An uninformed choice

If you know nothing about the candidates of 'your constitu-ency', how valid is your vote?

I will always cherish the first time I voted, as a 19-year-old. It meant that I was now officially an adult.

I am never sure whether a person who does not vote loses the right to comment on the work of the representatives – perhaps because there are a dozen reasons why a person does not vote. Yet, I do remember being disappointed that I did not get to cast vote in the last parliament elections, in 2009, because I did not get leave to go to my native constituency, Mangalore.

The Panchayat elections are on in Karnataka; this weekend, it will be held in Mangaluru too. This has brought back memories of all kinds regarding the casting of votes. The first time I went to a polling booth, I made a virtual fool of myself, forgetting that it was a confidential ballot.

I do not recall the first time I pressed a button on an EVM, but in the 2014 parliament elections, I remember struggling to find my name in the voters’ list. That I voted not with my voter’s ID but only my number, supported by an identity card, reminded me of the umpteen examples of problems with voters’ IDs.

One of my favourite functioning districts, Kolar, voted a week back. The Panchayat elections in 2010 saw the deputy commissioner – the district election officer, that is – give the voters up to 21 options of identification documents they could get instead of ‘missing’ voters’ ids. Very typically probably, the district also saw a round of ruckus thanks to the voters failing to follow the instruction.

The Assembly elections of 2013 was the one occasion I did not regret missing a chance to exercise my franchise – my voter’s ID of Mangaluru had expired and I had not yet applied for one in Bengaluru. My only argument was that I was not qualified to vote in either of the constituencies. As a sub-editor, I had had to work on reports from Kolar and Chikkaballapur districts for a couple of years and, naturally, knew better about the who, what and how of these districts than other places. I think I hardly knew the names of all the contestants from either Mangaluru or Bengaluru.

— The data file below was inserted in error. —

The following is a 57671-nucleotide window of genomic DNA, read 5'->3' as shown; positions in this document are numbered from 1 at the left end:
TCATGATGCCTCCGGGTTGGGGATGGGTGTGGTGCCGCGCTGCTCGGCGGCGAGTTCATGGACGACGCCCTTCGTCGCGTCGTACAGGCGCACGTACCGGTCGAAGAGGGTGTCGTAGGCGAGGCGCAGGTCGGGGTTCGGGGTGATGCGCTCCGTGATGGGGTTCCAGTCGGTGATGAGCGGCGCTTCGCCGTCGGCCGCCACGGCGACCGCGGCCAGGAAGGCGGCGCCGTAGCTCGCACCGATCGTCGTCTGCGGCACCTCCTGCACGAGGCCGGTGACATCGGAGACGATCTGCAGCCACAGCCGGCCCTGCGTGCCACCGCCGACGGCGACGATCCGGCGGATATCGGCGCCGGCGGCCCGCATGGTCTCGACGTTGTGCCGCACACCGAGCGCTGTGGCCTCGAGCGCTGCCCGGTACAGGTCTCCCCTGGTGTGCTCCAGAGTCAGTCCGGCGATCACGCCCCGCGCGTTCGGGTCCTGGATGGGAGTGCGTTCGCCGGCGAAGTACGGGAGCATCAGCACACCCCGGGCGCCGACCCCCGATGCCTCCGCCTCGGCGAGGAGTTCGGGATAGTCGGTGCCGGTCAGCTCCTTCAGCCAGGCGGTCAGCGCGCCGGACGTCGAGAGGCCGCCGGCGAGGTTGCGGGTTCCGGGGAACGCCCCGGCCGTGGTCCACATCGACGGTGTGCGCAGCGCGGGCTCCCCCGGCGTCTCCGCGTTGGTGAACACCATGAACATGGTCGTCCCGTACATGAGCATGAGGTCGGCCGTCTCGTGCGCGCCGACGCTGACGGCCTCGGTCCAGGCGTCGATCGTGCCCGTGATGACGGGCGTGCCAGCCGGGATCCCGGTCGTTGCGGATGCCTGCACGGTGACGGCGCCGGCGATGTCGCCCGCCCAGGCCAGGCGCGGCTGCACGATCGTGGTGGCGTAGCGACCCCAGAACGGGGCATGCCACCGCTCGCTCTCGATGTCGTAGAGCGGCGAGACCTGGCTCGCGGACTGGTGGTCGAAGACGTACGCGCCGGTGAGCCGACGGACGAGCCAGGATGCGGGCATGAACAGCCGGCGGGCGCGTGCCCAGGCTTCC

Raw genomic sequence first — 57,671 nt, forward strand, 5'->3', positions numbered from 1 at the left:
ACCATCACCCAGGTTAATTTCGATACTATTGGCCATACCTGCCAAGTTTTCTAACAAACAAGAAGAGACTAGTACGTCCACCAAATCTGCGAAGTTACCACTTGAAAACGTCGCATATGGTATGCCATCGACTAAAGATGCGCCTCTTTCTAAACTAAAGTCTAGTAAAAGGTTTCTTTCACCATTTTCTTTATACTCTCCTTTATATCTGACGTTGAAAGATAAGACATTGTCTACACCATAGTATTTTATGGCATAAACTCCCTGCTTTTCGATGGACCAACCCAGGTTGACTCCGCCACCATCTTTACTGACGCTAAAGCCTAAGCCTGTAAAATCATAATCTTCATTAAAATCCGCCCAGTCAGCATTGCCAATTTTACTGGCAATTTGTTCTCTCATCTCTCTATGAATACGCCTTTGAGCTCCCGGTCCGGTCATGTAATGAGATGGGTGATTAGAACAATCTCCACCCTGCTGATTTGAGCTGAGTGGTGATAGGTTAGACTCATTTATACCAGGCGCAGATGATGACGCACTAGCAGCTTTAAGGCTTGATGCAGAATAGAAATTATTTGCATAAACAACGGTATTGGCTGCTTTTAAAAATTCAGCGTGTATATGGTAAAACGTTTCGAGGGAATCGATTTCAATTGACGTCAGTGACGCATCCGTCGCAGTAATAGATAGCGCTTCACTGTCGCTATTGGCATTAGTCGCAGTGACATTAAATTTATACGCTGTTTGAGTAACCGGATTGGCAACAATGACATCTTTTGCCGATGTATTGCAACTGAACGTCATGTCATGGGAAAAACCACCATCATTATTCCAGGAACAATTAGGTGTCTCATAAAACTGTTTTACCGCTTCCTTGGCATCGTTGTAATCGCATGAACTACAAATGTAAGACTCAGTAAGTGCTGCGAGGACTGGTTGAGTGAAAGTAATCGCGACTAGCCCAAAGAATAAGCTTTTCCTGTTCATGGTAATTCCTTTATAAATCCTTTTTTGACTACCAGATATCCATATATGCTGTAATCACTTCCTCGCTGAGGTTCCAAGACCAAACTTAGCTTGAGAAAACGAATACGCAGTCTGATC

The question has surely come in other voters’ minds – if you know nothing about the candidates of ‘your constituency’, how valid or acceptable would your vote be? Would you not be doing an injustice to your role as a voter if you used your power with ignorance?
So, my only desire during the Assembly elections could not be fulfilled, as per law – I wanted to cast my vote in the undivided Kolar district, in any of the constituencies there. Then, to a certain extent at least, I would not have been ‘an actor in the play of democracy’, going on stage merely to find myself able to utter only nonsense.

DH Newsletter Privacy Policy Get top news in your inbox daily
GET IT
Comments (+)